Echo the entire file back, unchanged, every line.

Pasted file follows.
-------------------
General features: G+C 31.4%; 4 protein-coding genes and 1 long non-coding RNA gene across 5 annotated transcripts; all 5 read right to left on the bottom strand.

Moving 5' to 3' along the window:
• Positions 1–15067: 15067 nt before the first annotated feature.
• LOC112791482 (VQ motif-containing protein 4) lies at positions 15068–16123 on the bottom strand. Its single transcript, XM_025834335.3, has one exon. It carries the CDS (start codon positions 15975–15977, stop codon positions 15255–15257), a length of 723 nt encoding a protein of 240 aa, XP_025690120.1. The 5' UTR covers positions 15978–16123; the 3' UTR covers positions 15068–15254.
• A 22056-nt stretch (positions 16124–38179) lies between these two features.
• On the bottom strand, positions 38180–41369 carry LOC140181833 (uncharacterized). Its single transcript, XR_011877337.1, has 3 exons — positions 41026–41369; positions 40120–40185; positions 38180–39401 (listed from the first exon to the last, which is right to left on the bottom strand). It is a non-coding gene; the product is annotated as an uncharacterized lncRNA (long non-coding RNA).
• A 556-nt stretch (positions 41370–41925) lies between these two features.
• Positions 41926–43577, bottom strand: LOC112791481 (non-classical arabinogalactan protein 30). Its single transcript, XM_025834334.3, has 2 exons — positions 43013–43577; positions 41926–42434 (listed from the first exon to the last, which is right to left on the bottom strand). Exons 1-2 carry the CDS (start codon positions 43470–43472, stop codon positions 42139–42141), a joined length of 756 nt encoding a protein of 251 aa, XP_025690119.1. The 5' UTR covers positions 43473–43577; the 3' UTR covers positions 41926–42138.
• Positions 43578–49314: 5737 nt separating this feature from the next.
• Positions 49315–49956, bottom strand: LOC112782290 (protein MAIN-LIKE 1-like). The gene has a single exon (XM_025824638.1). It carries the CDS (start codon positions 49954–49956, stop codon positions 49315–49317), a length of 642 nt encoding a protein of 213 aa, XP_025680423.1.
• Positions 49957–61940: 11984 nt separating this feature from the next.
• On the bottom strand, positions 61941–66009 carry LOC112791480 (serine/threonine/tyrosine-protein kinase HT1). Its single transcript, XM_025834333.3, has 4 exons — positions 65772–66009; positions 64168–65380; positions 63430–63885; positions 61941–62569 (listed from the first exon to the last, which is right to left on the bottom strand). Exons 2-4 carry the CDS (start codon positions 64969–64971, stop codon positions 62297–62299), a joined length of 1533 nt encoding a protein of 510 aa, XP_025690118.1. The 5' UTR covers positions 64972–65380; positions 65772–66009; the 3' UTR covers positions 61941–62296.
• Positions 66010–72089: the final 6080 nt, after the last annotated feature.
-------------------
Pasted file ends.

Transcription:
General features: G+C 31.4%; 4 protein-coding genes and 1 long non-coding RNA gene across 5 annotated transcripts; all 5 read right to left on the bottom strand.

Moving 5' to 3' along the window:
• Positions 1–15067: 15067 nt before the first annotated feature.
• LOC112791482 (VQ motif-containing protein 4) lies at positions 15068–16123 on the bottom strand. Its single transcript, XM_025834335.3, has one exon. It carries the CDS (start codon positions 15975–15977, stop codon positions 15255–15257), a length of 723 nt encoding a protein of 240 aa, XP_025690120.1. The 5' UTR covers positions 15978–16123; the 3' UTR covers positions 15068–15254.
• A 22056-nt stretch (positions 16124–38179) lies between these two features.
• On the bottom strand, positions 38180–41369 carry LOC140181833 (uncharacterized). Its single transcript, XR_011877337.1, has 3 exons — positions 41026–41369; positions 40120–40185; positions 38180–39401 (listed from the first exon to the last, which is right to left on the bottom strand). It is a non-coding gene; the product is annotated as an uncharacterized lncRNA (long non-coding RNA).
• A 556-nt stretch (positions 41370–41925) lies between these two features.
• Positions 41926–43577, bottom strand: LOC112791481 (non-classical arabinogalactan protein 30). Its single transcript, XM_025834334.3, has 2 exons — positions 43013–43577; positions 41926–42434 (listed from the first exon to the last, which is right to left on the bottom strand). Exons 1-2 carry the CDS (start codon positions 43470–43472, stop codon positions 42139–42141), a joined length of 756 nt encoding a protein of 251 aa, XP_025690119.1. The 5' UTR covers positions 43473–43577; the 3' UTR covers positions 41926–42138.
• Positions 43578–49314: 5737 nt separating this feature from the next.
• Positions 49315–49956, bottom strand: LOC112782290 (protein MAIN-LIKE 1-like). The gene has a single exon (XM_025824638.1). It carries the CDS (start codon positions 49954–49956, stop codon positions 49315–49317), a length of 642 nt encoding a protein of 213 aa, XP_025680423.1.
• Positions 49957–61940: 11984 nt separating this feature from the next.
• On the bottom strand, positions 61941–66009 carry LOC112791480 (serine/threonine/tyrosine-protein kinase HT1). Its single transcript, XM_025834333.3, has 4 exons — positions 65772–66009; positions 64168–65380; positions 63430–63885; positions 61941–62569 (listed from the first exon to the last, which is right to left on the bottom strand). Exons 2-4 carry the CDS (start codon positions 64969–64971, stop codon positions 62297–62299), a joined length of 1533 nt encoding a protein of 510 aa, XP_025690118.1. The 5' UTR covers positions 64972–65380; positions 65772–66009; the 3' UTR covers positions 61941–62296.
• Positions 66010–72089: the final 6080 nt, after the last annotated feature.